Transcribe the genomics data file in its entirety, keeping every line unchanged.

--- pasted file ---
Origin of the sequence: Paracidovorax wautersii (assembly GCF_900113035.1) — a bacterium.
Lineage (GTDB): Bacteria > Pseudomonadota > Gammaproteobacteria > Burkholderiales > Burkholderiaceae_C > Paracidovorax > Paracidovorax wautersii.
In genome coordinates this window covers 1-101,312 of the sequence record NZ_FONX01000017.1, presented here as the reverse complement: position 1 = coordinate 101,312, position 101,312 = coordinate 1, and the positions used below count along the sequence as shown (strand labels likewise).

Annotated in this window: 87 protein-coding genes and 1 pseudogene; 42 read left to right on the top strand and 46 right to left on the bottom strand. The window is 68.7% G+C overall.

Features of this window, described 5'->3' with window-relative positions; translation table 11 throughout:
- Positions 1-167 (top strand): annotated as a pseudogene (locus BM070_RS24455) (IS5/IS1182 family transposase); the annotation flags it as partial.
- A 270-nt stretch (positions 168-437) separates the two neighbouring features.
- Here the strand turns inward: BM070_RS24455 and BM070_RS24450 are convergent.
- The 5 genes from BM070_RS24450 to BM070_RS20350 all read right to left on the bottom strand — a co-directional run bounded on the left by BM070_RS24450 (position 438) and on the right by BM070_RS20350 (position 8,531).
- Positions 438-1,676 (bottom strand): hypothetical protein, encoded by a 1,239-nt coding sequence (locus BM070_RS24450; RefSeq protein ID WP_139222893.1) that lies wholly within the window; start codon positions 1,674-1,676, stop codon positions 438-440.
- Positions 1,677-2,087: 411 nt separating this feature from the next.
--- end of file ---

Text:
Origin of the sequence: Paracidovorax wautersii (assembly GCF_900113035.1) — a bacterium.
Lineage (GTDB): Bacteria > Pseudomonadota > Gammaproteobacteria > Burkholderiales > Burkholderiaceae_C > Paracidovorax > Paracidovorax wautersii.
In genome coordinates this window covers 1-101,312 of the sequence record NZ_FONX01000017.1, presented here as the reverse complement: position 1 = coordinate 101,312, position 101,312 = coordinate 1, and the positions used below count along the sequence as shown (strand labels likewise).

Annotated in this window: 87 protein-coding genes and 1 pseudogene; 42 read left to right on the top strand and 46 right to left on the bottom strand. The window is 68.7% G+C overall.

Features of this window, described 5'->3' with window-relative positions; translation table 11 throughout:
- Positions 1-167 (top strand): annotated as a pseudogene (locus BM070_RS24455) (IS5/IS1182 family transposase); the annotation flags it as partial.
- A 270-nt stretch (positions 168-437) separates the two neighbouring features.
- Here the strand turns inward: BM070_RS24455 and BM070_RS24450 are convergent.
- The 5 genes from BM070_RS24450 to BM070_RS20350 all read right to left on the bottom strand — a co-directional run bounded on the left by BM070_RS24450 (position 438) and on the right by BM070_RS20350 (position 8,531).
- Positions 438-1,676 (bottom strand): hypothetical protein, encoded by a 1,239-nt coding sequence (locus BM070_RS24450; RefSeq protein ID WP_139222893.1) that lies wholly within the window; start codon positions 1,674-1,676, stop codon positions 438-440.
- Positions 1,677-2,087: 411 nt separating this feature from the next.